(Reuters) – U.S. home resales hit a near one-year low in November and new filings for unemployment benefits unexpectedly rose last week, putting a wrinkle in an otherwise brightening economic picture.
The reports on Thursday came a day after the Federal Reserve gave the economy a vote of confidence by announcing that it would reduce its monthly $85 billion bond buying program by $10 billion starting in January.
“Things have not changed. It’s still a marginally rosier outlook in the short-term,” said Jacob Oubina, senior U.S. economist at RBC Capital Markets in New York.
The National Association of Realtors said sales of previously owned homes fell 4.3 percent last month to an annual rate of 4.90 million units. That was the lowest since December last year and the third straight monthly drop.
A rise in interest rates since the spring and fast-rising home prices have shut some potential buyers out of the market, dampening home sales in recent months.
Economists polled by Reuters had expected home resales to fall only to a 5.03 million-unit pace in November.
Housing market fundamentals, however, remain solid. Household formation is rising steadily from multi-decade lows, which in turn is keeping demand for housing supported and encouraging builders to undertake new projects.
Median home prices increased 9.4 percent from a year-ago and the share of distressed properties – foreclosed and short sales – declined over the same period.
The inventory of previously owned homes on the market slipped 0.9 percent to 2.09 million units, representing a 5.1 months’ supply at November’s sales pace. That compared to 4.9 months’ worth in October.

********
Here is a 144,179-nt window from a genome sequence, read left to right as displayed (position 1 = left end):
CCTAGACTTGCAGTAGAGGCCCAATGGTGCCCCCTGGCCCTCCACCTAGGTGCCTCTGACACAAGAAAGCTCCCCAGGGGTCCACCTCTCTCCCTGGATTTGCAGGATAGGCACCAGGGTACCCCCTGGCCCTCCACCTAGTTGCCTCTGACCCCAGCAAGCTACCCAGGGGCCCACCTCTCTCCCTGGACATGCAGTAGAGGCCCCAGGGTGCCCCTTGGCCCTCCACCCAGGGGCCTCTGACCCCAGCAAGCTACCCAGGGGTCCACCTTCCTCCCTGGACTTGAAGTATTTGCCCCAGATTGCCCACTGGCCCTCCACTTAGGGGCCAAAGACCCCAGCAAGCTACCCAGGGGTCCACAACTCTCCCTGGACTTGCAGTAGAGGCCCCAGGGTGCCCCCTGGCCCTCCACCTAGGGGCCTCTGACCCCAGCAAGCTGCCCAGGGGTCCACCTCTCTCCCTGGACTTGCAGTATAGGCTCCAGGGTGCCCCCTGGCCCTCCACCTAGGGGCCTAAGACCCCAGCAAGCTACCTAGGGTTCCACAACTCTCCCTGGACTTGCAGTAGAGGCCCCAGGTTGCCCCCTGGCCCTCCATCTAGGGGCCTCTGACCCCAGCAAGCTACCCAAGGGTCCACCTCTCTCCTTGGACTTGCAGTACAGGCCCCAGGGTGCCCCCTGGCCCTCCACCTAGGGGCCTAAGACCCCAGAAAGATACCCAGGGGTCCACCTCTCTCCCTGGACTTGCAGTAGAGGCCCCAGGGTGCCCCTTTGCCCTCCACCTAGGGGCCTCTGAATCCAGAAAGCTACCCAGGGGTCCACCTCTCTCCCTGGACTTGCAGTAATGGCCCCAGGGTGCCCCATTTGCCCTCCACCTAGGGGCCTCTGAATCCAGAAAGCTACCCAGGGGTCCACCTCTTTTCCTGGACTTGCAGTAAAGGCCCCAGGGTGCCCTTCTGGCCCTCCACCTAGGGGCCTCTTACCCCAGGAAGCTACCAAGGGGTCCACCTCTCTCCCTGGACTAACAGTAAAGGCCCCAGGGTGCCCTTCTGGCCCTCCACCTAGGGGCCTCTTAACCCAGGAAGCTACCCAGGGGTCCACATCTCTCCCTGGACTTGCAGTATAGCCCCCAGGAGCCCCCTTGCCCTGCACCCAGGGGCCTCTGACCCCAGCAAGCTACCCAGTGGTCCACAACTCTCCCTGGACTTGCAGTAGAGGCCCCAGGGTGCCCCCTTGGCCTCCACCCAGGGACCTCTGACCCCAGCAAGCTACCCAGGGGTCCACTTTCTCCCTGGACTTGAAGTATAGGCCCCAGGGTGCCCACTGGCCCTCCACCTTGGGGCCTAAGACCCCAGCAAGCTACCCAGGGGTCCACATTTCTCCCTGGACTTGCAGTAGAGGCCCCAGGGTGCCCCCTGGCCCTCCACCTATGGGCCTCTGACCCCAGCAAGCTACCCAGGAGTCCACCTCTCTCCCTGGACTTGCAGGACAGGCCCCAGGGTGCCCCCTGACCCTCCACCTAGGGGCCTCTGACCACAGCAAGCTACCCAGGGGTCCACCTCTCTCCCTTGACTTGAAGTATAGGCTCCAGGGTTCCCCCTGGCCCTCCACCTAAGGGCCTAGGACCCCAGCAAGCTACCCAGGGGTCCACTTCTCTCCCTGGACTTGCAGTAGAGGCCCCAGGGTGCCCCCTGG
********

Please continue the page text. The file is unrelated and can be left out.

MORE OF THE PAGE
A 6.0 months’ supply is normally considered healthy.
“We are starting to reach a point where we are seeing a shift from a speculative investor driven recovery to one that is going to be more represented by the traditional buyers and sellers that make housing decisions based on lifestyle,” said Budge Huskey, chief executive officer at Coldwell Banker Real Estate in Madison, New Jersey.
Stocks on Wall Street were little changed after rallying the prior session. U.S. Treasury debt prices fell, while the dollar rose against a basket of currencies.
In a separate report, the Labor Department said initial claims for state unemployment benefits increased 10,000 last week to 379,000, the highest level since March.
But other labor market indicators have pointed to a strengthening in job growth, and economists discounted the data, which covered the period for the government’s December nonfarm payrolls survey.
“The rise was likely due to year-end holiday seasonal layoffs, which the government struggles to adjust properly at this time of year,” said Mei Li, an economist at FTN Financial in New York.
“Nevertheless, claims will have to be watched closely in coming weeks. If the rise does not quickly reverse it will be a sign there is more going on.”
A third report showing factory activity in the U.S. mid-Atlantic picked up last month offered an upbeat signal on labor market conditions. The rise in the Philadelphia Federal Reserve Bank’s business activity index was driven by gains in employment measures and new orders. (Reporting by Lucia Mutikani Additional reporting by Jason Lange in Washington and Richard Leong in New York; Editing by Paul Simao and Andrea Ricci)
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